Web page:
“Wayne had got his own ambitions and he’s also trying to work out ‘what is my role in this band?’” Andrews says. “Gary is clearly not the lead guitar player any more. Wayne is way too good a guitar player to play these songs in some ways, even the stuff he’s writing himself (for the Sisters) is way simplified compared to what he would later do in The Mission, so he’s finding a way to musically fit into this band because the songs are simple.
“Many people would testify that the version of the band with Wayne was one of the greatest live bands they’ve ever seen (however) some fans would feel that Wayne had diluted the band because of that album. Yes, the sound had changed live, it was less reliant on fuzz and bludgeoning simple guitar lines, it does become a little more complex, but it’s also very heavy as well.
“Wayne Hussey is an excellent rock guitar player. Whatever reservations people have about his lyrics or whatever, he’s a fantastic guitar player.”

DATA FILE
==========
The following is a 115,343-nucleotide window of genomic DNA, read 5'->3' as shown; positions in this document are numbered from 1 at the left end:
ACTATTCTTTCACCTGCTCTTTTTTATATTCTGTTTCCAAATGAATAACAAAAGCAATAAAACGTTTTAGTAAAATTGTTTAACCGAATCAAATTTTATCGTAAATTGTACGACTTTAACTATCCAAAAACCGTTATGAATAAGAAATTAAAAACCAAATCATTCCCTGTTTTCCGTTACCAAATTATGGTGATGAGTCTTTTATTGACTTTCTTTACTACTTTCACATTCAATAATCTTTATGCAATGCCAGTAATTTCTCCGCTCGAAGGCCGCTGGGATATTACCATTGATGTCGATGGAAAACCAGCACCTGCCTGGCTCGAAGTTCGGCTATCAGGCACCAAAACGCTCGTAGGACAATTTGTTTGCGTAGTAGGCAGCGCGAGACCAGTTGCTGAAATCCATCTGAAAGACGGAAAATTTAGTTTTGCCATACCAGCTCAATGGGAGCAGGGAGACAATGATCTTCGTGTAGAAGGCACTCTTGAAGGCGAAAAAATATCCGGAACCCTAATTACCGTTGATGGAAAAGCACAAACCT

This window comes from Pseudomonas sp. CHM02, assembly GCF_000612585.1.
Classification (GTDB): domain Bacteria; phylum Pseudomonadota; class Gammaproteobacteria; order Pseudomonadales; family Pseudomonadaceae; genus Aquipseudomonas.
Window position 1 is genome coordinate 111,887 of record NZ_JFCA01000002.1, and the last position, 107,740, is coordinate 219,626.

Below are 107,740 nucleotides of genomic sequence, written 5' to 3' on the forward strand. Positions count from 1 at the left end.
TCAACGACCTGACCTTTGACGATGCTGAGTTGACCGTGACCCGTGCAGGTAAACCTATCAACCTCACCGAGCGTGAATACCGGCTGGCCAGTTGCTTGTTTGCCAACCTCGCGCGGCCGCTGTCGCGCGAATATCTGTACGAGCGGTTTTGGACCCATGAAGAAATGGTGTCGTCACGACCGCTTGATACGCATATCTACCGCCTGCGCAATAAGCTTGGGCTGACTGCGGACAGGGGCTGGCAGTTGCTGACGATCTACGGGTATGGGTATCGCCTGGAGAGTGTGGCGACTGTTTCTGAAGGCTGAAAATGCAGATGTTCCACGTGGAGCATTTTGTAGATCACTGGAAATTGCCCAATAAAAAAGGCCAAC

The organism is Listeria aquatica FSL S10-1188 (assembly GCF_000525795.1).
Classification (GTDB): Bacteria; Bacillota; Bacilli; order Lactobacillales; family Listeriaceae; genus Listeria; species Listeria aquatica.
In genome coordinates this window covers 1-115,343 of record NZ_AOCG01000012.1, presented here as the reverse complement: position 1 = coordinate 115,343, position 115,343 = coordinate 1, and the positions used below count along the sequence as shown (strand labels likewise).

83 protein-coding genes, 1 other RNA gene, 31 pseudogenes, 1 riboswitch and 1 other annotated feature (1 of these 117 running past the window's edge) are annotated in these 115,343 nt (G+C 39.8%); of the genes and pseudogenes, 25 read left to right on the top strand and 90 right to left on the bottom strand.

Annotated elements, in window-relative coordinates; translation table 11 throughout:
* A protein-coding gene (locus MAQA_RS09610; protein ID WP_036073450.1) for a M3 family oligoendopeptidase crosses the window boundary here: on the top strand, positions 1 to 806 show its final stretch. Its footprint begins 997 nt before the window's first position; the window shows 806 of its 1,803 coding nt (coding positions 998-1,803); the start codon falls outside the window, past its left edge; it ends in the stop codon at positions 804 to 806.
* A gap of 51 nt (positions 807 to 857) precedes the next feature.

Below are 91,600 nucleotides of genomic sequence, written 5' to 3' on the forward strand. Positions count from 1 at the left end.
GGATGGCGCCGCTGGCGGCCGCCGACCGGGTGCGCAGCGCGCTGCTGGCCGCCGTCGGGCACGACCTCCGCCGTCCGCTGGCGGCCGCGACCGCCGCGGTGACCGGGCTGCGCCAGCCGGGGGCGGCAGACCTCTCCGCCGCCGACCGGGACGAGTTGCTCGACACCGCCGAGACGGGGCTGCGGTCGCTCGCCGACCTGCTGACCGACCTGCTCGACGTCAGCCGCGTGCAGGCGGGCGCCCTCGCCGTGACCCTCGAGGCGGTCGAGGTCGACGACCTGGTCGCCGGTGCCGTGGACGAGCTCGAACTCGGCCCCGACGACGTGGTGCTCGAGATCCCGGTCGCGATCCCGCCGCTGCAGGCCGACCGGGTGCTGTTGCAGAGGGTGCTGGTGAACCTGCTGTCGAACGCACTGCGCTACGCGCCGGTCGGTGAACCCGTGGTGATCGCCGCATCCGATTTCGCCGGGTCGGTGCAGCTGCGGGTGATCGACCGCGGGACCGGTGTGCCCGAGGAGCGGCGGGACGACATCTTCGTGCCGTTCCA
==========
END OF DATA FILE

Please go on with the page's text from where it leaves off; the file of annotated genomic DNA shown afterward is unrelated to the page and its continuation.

Marx departed the band after a UK tour in 1985; Hussey and Adams quit six months later. Eldritch would go on to make his most commercially successful records, Floodland and Vision Thing, with new line-ups of the band before falling out with Warners. Although the Sisters of Mercy continue to tour, no new music has been released since 1993.
“It’s hard to say what destroyed the band,” Andrews considers. “The reason Gary was effectively sacked was different to the reason why Wayne and Craig left. Gary left because he just couldn’t take it any more, he just didn’t like being in the band and trying to make that album in this nightmare scenario, having to deal with lyrics not being written, songs not being recorded, quarrels with Eldritch over stuff that normally would not have cropped up.
“Gary leaves because of Eldritch and Wayne and Craig leave because of Eldritch. Eldritch says ‘I’ve only fired one person in the Sisters of Mercy, other people just leave’. I’m sure he’s considered that an occupational hazard.”
Paint My Name in Black and Gold: The Rise of the Sisters of Mercy by Mark Andrews is published by Unbound, priced £25.